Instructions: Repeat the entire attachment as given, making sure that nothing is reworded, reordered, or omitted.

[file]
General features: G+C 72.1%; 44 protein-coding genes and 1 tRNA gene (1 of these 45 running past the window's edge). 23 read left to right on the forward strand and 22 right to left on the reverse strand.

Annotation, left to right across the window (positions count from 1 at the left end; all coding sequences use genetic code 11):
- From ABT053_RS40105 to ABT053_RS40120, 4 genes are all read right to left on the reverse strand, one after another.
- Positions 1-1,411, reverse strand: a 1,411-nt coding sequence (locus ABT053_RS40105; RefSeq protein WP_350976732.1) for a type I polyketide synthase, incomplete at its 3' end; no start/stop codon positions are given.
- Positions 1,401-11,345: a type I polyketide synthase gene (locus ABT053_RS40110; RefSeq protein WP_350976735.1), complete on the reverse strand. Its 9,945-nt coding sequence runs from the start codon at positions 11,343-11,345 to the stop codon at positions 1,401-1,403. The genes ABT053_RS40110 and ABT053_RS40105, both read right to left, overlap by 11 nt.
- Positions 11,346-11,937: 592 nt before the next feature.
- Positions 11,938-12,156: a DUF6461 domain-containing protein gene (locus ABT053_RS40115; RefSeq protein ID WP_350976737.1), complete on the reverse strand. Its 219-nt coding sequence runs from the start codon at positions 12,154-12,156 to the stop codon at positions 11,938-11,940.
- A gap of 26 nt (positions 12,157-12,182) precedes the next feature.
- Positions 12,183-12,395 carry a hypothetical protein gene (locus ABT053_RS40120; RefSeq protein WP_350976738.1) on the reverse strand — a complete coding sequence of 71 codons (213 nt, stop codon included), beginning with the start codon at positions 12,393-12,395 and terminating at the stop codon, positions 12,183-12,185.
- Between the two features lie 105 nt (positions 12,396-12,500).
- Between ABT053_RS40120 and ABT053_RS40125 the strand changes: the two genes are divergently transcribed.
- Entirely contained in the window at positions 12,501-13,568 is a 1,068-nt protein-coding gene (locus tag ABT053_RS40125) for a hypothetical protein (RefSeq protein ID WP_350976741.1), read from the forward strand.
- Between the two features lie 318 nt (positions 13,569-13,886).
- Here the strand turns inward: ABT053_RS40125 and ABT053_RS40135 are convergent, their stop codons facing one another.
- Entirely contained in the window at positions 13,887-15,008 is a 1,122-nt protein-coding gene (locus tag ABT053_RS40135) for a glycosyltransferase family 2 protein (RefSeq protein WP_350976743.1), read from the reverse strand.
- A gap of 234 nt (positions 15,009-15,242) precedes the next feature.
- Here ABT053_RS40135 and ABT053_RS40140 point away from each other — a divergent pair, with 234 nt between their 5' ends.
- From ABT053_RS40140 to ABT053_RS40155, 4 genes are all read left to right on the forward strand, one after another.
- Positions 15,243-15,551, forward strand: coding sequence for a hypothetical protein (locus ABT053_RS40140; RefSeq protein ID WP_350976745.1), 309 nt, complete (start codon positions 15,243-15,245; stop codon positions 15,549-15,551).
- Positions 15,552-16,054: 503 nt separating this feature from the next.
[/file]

General features: G+C 72.1%; 44 protein-coding genes and 1 tRNA gene (1 of these 45 running past the window's edge). 23 read left to right on the forward strand and 22 right to left on the reverse strand.

Annotation, left to right across the window (positions count from 1 at the left end; all coding sequences use genetic code 11):
- From ABT053_RS40105 to ABT053_RS40120, 4 genes are all read right to left on the reverse strand, one after another.
- Positions 1-1,411, reverse strand: a 1,411-nt coding sequence (locus ABT053_RS40105; RefSeq protein WP_350976732.1) for a type I polyketide synthase, incomplete at its 3' end; no start/stop codon positions are given.
- Positions 1,401-11,345: a type I polyketide synthase gene (locus ABT053_RS40110; RefSeq protein WP_350976735.1), complete on the reverse strand. Its 9,945-nt coding sequence runs from the start codon at positions 11,343-11,345 to the stop codon at positions 1,401-1,403. The genes ABT053_RS40110 and ABT053_RS40105, both read right to left, overlap by 11 nt.
- Positions 11,346-11,937: 592 nt before the next feature.
- Positions 11,938-12,156: a DUF6461 domain-containing protein gene (locus ABT053_RS40115; RefSeq protein ID WP_350976737.1), complete on the reverse strand. Its 219-nt coding sequence runs from the start codon at positions 12,154-12,156 to the stop codon at positions 11,938-11,940.
- A gap of 26 nt (positions 12,157-12,182) precedes the next feature.
- Positions 12,183-12,395 carry a hypothetical protein gene (locus ABT053_RS40120; RefSeq protein WP_350976738.1) on the reverse strand — a complete coding sequence of 71 codons (213 nt, stop codon included), beginning with the start codon at positions 12,393-12,395 and terminating at the stop codon, positions 12,183-12,185.
- Between the two features lie 105 nt (positions 12,396-12,500).
- Between ABT053_RS40120 and ABT053_RS40125 the strand changes: the two genes are divergently transcribed.
- Entirely contained in the window at positions 12,501-13,568 is a 1,068-nt protein-coding gene (locus tag ABT053_RS40125) for a hypothetical protein (RefSeq protein ID WP_350976741.1), read from the forward strand.
- Between the two features lie 318 nt (positions 13,569-13,886).
- Here the strand turns inward: ABT053_RS40125 and ABT053_RS40135 are convergent, their stop codons facing one another.
- Entirely contained in the window at positions 13,887-15,008 is a 1,122-nt protein-coding gene (locus tag ABT053_RS40135) for a glycosyltransferase family 2 protein (RefSeq protein WP_350976743.1), read from the reverse strand.
- A gap of 234 nt (positions 15,009-15,242) precedes the next feature.
- Here ABT053_RS40135 and ABT053_RS40140 point away from each other — a divergent pair, with 234 nt between their 5' ends.
- From ABT053_RS40140 to ABT053_RS40155, 4 genes are all read left to right on the forward strand, one after another.
- Positions 15,243-15,551, forward strand: coding sequence for a hypothetical protein (locus ABT053_RS40140; RefSeq protein ID WP_350976745.1), 309 nt, complete (start codon positions 15,243-15,245; stop codon positions 15,549-15,551).
- Positions 15,552-16,054: 503 nt separating this feature from the next.